Shavuot has tremendous depth for me. I get very excited about our Shavuot Celebration even though it seems to lack the customs that fill up the other two pilgrimage festivals (yes, our ancestors would make pilgrimages to worship at The Holy Temple/Beit HaMikdash on Pesach, Shavuot, and Sukkot). It doesn’t have anything like a sukkah; there is no seder. So what can bring people together for Shavuot?

Torah!

Shavuot has two fundamental meanings for us. The original meaning was the offering of the first fruits of the season once we arrived in the Land of Israel. After Pesach, the festival of our liberation from slavery, we had to give an offering expressing our gratitude for our freedom and for our land. It makes perfect sense! Look how far we have come as a people since the degradation we experienced in Egyptian slavery…

But the rabbis of old give us another message. They teach us that God gave the Children of Israel the Torah on Mount Sinai. It wasn’t just the Ten Commandments, but the entire Torah. God gave it Moses at that very spot and ever since, we pour over these words to help us live a life filled with meaning and hope.

So when we gather for Shavuot, it isn’t that we remember getting the Torah. We symbolically return to Sinai ourselves! We stand there together again ready for the Kadosh Baruch Hu / The Holy One of Blessing to give it to us…again and again.  That is why it is a celebration of Matan Torah, the Giving of the Torah. God continues to give it to us as an act of love, but it is up to us to receive it.

So maybe…we don’t need a seder or a sukkah. All we really need is the Torah. Nothing can parallel that gift, a gift given out of love. I see it as my Mother’s gift… a reservoir of teachings and lessons to help me stand up and face the trials and tribulations of life. It is also the rules of my Father’s house…instructing me to live a life of integrity, generosity and dignity. You see, I see God as my Ultimate Parent, so to reaceive the Torah as an inheritance from my parents and grandparents, given all the way back to Sinai by God, is a powerful image for me.

I love Shavuot beacuse we get to re-enact this giving and receiving as our ancestors did thousands of years ago. I yearn for the opportunity for us to come together, climb Mt Sinai together, receive this precious gift and pass it on. We are told over and over again that we were all at Sinai. So let’s go to the mountain, let’s accept this precious gift, and share it with others in our homes and in our community to make Torah a living, breathing, relevant, compelling gift.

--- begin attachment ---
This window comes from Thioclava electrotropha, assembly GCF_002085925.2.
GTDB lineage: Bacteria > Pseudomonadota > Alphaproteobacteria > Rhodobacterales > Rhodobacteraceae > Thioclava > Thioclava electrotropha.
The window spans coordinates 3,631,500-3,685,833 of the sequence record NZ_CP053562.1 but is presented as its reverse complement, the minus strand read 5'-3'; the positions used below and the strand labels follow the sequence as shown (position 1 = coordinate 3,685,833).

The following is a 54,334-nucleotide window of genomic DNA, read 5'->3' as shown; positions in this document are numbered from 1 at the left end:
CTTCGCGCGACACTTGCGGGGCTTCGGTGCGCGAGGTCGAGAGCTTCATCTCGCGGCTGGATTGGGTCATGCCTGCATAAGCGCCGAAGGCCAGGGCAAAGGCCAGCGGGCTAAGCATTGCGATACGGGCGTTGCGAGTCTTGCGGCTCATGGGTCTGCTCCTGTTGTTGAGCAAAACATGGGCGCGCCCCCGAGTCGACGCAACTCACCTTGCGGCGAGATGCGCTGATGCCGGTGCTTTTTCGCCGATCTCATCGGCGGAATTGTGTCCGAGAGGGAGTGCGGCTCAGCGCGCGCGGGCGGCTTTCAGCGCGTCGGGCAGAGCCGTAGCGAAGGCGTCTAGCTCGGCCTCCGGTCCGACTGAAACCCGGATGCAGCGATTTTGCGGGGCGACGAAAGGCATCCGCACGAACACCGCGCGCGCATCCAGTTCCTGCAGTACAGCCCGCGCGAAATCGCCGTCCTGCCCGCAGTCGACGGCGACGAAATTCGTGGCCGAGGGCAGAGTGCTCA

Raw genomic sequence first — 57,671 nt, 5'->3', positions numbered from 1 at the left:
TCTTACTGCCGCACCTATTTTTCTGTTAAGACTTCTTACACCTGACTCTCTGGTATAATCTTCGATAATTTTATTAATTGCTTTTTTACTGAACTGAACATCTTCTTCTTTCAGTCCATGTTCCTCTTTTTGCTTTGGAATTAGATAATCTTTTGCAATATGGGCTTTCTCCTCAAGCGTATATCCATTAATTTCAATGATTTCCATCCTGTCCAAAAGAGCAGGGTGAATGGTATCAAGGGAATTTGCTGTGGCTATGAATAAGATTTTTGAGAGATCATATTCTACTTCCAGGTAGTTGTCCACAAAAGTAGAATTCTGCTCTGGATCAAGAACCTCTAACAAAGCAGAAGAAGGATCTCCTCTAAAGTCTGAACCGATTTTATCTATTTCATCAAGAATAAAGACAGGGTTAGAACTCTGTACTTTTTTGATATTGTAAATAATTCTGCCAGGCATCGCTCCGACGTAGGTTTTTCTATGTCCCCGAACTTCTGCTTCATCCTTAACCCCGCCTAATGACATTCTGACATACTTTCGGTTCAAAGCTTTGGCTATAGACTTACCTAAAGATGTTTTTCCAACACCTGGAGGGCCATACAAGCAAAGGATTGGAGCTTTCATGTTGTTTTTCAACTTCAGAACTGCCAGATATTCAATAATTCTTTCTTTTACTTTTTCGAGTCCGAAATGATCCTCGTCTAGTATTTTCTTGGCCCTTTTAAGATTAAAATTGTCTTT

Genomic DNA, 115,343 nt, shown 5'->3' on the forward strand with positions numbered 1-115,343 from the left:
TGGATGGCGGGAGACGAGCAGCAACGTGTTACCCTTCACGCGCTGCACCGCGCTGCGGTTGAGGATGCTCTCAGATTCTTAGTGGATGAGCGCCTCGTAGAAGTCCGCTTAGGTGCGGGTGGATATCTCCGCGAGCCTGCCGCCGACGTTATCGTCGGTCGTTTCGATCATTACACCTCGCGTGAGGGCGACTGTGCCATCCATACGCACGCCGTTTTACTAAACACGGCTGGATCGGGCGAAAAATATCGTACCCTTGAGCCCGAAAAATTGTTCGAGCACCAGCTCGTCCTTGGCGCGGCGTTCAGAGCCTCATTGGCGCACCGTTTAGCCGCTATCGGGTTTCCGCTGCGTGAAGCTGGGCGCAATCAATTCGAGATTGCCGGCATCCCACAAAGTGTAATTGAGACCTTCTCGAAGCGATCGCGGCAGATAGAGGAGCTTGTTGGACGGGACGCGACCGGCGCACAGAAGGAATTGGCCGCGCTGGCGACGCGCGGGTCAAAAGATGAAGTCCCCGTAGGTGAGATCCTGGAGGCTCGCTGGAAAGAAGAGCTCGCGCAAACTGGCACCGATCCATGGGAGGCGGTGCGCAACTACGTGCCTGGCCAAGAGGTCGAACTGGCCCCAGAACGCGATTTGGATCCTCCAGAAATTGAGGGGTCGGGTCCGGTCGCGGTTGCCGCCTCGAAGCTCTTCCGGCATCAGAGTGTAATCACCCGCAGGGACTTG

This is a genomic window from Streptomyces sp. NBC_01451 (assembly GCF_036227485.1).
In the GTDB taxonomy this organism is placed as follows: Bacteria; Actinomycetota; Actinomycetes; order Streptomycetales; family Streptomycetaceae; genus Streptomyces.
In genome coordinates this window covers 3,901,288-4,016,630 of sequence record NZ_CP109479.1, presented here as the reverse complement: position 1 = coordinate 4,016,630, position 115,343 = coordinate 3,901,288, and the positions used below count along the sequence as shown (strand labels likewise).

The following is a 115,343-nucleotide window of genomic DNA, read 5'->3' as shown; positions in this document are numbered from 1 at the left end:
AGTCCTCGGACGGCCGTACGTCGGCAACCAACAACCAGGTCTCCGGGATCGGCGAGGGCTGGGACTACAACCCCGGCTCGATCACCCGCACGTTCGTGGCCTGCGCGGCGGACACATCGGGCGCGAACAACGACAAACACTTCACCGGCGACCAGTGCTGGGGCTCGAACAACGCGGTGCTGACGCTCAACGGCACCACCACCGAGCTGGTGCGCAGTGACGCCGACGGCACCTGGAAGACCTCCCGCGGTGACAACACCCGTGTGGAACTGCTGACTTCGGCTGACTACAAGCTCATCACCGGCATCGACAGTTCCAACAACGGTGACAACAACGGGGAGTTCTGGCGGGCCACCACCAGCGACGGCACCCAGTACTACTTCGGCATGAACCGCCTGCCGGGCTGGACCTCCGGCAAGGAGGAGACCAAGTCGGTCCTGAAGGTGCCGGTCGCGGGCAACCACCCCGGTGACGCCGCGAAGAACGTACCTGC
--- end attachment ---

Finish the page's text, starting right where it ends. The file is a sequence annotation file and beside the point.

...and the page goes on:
Some connections for you…below is what we are doing at Temple Beth Tikvah. Below that are some web links to build greater bridges for your Shavuot experience. 

For TBT’s celebration
http://www.facebook.com/groups/13497023374/#!/events/205494806238534/

Saturday night, May 26
Please join us for our service or our study or BOTH!

7:00 p.m. Shavuot Service
In the Alterman Outdoor Chapel (it’ll be warm, feel free to dress comfortably). Chairs will be available on the first level for those who need them.

8:15 p.m. Tikkun Leyl Shavuot – An Evening of Adult Learning
“Remembering Sinai Together”
There is a tradition that we all stood at Mount Sinai at that fateful moment when God interacted with the world in a way that changed the course of Jewish and human history forever. In one mysterious moment in time and space, God gave the Jewish people Torah. Since that time, our Rabbis, commentators, and philosophers have grappled with how to understand revelation at Sinai and what impact that understanding has upon the way we imagine God, Torah, and Jewish peoplehood in our own day. This program aims to encourage participants to actively reflect on their own understanding of what Revelation of Torah means in their lives by exploring some of the traditional texts that describe such revelatory moments in our people’s sacred literary and historic traditions. Even more, participants are invited to see themselves in conversation with the texts and add their voices to our age-old tradition of Talmud Torah and its commentary. (There is a writing component for this exercise — writing your own commentary; it will be fine if anyone prefers not to…we can all still particpate)

Resources from the Reform movement: http://urj.org/holidays/shavuot/

MyJewishLearning.com

 

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